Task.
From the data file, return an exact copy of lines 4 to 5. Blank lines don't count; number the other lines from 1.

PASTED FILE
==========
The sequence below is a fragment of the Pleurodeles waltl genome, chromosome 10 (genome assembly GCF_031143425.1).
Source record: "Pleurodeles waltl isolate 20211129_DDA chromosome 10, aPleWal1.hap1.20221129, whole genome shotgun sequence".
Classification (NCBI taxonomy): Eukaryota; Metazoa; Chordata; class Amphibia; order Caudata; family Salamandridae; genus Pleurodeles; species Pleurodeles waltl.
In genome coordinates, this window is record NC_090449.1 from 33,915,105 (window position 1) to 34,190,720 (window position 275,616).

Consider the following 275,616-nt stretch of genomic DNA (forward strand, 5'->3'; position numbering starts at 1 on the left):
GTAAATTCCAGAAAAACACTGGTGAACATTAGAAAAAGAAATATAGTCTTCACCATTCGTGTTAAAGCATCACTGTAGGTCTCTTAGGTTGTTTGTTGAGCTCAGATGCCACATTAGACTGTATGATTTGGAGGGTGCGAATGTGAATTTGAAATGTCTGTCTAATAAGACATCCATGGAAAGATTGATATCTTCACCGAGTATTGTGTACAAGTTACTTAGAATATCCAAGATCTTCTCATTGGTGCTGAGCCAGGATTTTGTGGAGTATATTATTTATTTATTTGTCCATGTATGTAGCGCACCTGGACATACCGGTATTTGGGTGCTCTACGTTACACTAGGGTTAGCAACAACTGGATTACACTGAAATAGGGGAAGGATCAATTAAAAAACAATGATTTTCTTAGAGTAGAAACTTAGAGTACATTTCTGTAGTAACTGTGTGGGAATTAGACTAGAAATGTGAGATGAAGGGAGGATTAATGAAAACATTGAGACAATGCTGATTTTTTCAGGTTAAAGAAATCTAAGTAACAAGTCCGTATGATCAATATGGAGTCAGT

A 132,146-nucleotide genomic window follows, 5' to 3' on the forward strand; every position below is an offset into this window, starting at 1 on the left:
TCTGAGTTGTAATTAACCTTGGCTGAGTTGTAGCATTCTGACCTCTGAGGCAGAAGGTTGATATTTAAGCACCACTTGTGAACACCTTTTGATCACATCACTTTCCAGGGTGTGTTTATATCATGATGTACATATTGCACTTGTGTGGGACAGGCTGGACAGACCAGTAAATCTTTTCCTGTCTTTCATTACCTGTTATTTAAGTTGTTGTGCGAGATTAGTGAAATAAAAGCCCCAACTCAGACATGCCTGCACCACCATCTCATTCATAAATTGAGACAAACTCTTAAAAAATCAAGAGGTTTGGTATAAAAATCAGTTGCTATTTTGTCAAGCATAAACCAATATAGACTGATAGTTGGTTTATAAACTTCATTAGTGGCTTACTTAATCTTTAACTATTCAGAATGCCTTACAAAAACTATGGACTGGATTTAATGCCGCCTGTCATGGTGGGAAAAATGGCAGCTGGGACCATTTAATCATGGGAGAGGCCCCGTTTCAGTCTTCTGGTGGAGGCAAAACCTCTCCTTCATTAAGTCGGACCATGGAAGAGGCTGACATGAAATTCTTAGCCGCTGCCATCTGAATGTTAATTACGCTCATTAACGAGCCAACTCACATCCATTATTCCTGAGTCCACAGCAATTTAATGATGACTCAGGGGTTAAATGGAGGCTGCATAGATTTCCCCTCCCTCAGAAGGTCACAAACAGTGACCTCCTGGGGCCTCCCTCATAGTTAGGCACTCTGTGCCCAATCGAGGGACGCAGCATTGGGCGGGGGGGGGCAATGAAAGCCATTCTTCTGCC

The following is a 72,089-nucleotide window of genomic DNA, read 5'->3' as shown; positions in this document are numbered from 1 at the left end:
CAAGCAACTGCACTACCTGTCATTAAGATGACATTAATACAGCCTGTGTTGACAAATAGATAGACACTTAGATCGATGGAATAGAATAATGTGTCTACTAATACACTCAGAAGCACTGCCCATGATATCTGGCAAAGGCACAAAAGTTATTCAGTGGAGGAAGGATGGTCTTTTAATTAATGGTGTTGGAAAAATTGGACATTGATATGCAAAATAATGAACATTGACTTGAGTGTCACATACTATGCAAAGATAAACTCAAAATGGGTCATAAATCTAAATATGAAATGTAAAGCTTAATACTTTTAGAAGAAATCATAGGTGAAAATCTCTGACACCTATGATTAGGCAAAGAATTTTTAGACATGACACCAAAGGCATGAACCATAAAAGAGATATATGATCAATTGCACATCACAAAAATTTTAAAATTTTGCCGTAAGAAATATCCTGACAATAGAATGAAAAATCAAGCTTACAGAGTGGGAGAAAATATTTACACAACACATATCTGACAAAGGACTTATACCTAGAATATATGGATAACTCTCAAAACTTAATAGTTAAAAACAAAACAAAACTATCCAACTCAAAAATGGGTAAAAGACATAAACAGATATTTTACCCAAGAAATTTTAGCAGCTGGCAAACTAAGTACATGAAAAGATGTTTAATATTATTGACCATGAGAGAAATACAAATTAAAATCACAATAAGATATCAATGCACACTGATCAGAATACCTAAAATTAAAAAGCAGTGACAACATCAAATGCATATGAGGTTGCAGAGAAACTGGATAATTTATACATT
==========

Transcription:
In genome coordinates, this window is record NC_090449.1 from 33,915,105 (window position 1) to 34,190,720 (window position 275,616).

Consider the following 275,616-nt stretch of genomic DNA (forward strand, 5'->3'; position numbering starts at 1 on the left):